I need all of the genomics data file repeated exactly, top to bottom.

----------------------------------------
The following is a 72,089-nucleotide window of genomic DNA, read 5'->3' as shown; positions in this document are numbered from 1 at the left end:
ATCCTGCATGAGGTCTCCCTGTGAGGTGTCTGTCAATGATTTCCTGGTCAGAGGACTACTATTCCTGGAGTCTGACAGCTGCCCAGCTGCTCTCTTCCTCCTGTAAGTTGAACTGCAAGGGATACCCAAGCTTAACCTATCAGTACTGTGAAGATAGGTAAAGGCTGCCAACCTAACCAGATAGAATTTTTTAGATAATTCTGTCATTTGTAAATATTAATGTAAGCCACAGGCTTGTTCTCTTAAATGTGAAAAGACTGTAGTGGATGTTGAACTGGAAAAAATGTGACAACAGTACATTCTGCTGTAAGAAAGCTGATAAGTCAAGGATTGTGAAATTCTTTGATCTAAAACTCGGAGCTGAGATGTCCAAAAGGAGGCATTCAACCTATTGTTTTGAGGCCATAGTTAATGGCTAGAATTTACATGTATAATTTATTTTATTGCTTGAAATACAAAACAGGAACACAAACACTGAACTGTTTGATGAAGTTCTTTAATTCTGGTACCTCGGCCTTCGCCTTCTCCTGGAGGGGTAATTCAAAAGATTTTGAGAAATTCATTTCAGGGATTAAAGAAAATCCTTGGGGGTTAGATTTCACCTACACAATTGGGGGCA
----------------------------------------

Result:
The following is a 72,089-nucleotide window of genomic DNA, read 5'->3' as shown; positions in this document are numbered from 1 at the left end:
ATCCTGCATGAGGTCTCCCTGTGAGGTGTCTGTCAATGATTTCCTGGTCAGAGGACTACTATTCCTGGAGTCTGACAGCTGCCCAGCTGCTCTCTTCCTCCTGTAAGTTGAACTGCAAGGGATACCCAAGCTTAACCTATCAGTACTGTGAAGATAGGTAAAGGCTGCCAACCTAACCAGATAGAATTTTTTAGATAATTCTGTCATTTGTAAATATTAATGTAAGCCACAGGCTTGTTCTCTTAAATGTGAAAAGACTGTAGTGGATGTTGAACTGGAAAAAATGTGACAACAGTACATTCTGCTGTAAGAAAGCTGATAAGTCAAGGATTGTGAAATTCTTTGATCTAAAACTCGGAGCTGAGATGTCCAAAAGGAGGCATTCAACCTATTGTTTTGAGGCCATAGTTAATGGCTAGAATTTACATGTATAATTTATTTTATTGCTTGAAATACAAAACAGGAACACAAACACTGAACTGTTTGATGAAGTTCTTTAATTCTGGTACCTCGGCCTTCGCCTTCTCCTGGAGGGGTAATTCAAAAGATTTTGAGAAATTCATTTCAGGGATTAAAGAAAATCCTTGGGGGTTAGATTTCACCTACACAATTGGGGGCA